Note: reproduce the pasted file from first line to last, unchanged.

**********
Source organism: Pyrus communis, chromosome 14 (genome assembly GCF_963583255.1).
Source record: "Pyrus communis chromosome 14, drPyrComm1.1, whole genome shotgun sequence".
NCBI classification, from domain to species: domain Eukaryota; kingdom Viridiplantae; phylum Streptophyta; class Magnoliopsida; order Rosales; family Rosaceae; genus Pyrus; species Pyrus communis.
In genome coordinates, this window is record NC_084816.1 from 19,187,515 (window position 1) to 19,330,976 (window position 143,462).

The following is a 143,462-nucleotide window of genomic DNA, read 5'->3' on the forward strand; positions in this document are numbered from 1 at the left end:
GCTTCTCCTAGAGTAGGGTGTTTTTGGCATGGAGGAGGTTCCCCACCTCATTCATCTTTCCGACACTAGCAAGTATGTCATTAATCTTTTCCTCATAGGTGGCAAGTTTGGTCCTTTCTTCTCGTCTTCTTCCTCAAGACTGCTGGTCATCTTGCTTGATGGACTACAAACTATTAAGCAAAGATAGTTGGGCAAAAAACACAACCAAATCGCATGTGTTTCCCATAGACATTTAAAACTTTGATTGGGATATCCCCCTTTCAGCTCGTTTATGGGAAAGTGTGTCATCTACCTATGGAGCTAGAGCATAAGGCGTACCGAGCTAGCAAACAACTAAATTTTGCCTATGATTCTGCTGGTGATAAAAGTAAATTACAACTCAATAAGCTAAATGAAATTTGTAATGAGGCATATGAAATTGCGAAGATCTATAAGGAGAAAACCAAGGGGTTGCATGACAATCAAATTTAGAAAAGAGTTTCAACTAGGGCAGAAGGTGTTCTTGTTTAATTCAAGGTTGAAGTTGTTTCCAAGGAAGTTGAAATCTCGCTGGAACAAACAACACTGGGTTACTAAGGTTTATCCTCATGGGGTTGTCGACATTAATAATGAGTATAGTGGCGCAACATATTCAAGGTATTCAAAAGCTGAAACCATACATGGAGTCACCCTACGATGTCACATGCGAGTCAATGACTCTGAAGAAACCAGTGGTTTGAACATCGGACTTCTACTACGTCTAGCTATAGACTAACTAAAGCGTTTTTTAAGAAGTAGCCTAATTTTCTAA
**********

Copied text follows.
Source organism: Pyrus communis, chromosome 14 (genome assembly GCF_963583255.1).
Source record: "Pyrus communis chromosome 14, drPyrComm1.1, whole genome shotgun sequence".
NCBI classification, from domain to species: domain Eukaryota; kingdom Viridiplantae; phylum Streptophyta; class Magnoliopsida; order Rosales; family Rosaceae; genus Pyrus; species Pyrus communis.
In genome coordinates, this window is record NC_084816.1 from 19,187,515 (window position 1) to 19,330,976 (window position 143,462).

The following is a 143,462-nucleotide window of genomic DNA, read 5'->3' on the forward strand; positions in this document are numbered from 1 at the left end:
GCTTCTCCTAGAGTAGGGTGTTTTTGGCATGGAGGAGGTTCCCCACCTCATTCATCTTTCCGACACTAGCAAGTATGTCATTAATCTTTTCCTCATAGGTGGCAAGTTTGGTCCTTTCTTCTCGTCTTCTTCCTCAAGACTGCTGGTCATCTTGCTTGATGGACTACAAACTATTAAGCAAAGATAGTTGGGCAAAAAACACAACCAAATCGCATGTGTTTCCCATAGACATTTAAAACTTTGATTGGGATATCCCCCTTTCAGCTCGTTTATGGGAAAGTGTGTCATCTACCTATGGAGCTAGAGCATAAGGCGTACCGAGCTAGCAAACAACTAAATTTTGCCTATGATTCTGCTGGTGATAAAAGTAAATTACAACTCAATAAGCTAAATGAAATTTGTAATGAGGCATATGAAATTGCGAAGATCTATAAGGAGAAAACCAAGGGGTTGCATGACAATCAAATTTAGAAAAGAGTTTCAACTAGGGCAGAAGGTGTTCTTGTTTAATTCAAGGTTGAAGTTGTTTCCAAGGAAGTTGAAATCTCGCTGGAACAAACAACACTGGGTTACTAAGGTTTATCCTCATGGGGTTGTCGACATTAATAATGAGTATAGTGGCGCAACATATTCAAGGTATTCAAAAGCTGAAACCATACATGGAGTCACCCTACGATGTCACATGCGAGTCAATGACTCTGAAGAAACCAGTGGTTTGAACATCGGACTTCTACTACGTCTAGCTATAGACTAACTAAAGCGTTTTTTAAGAAGTAGCCTAATTTTCTAA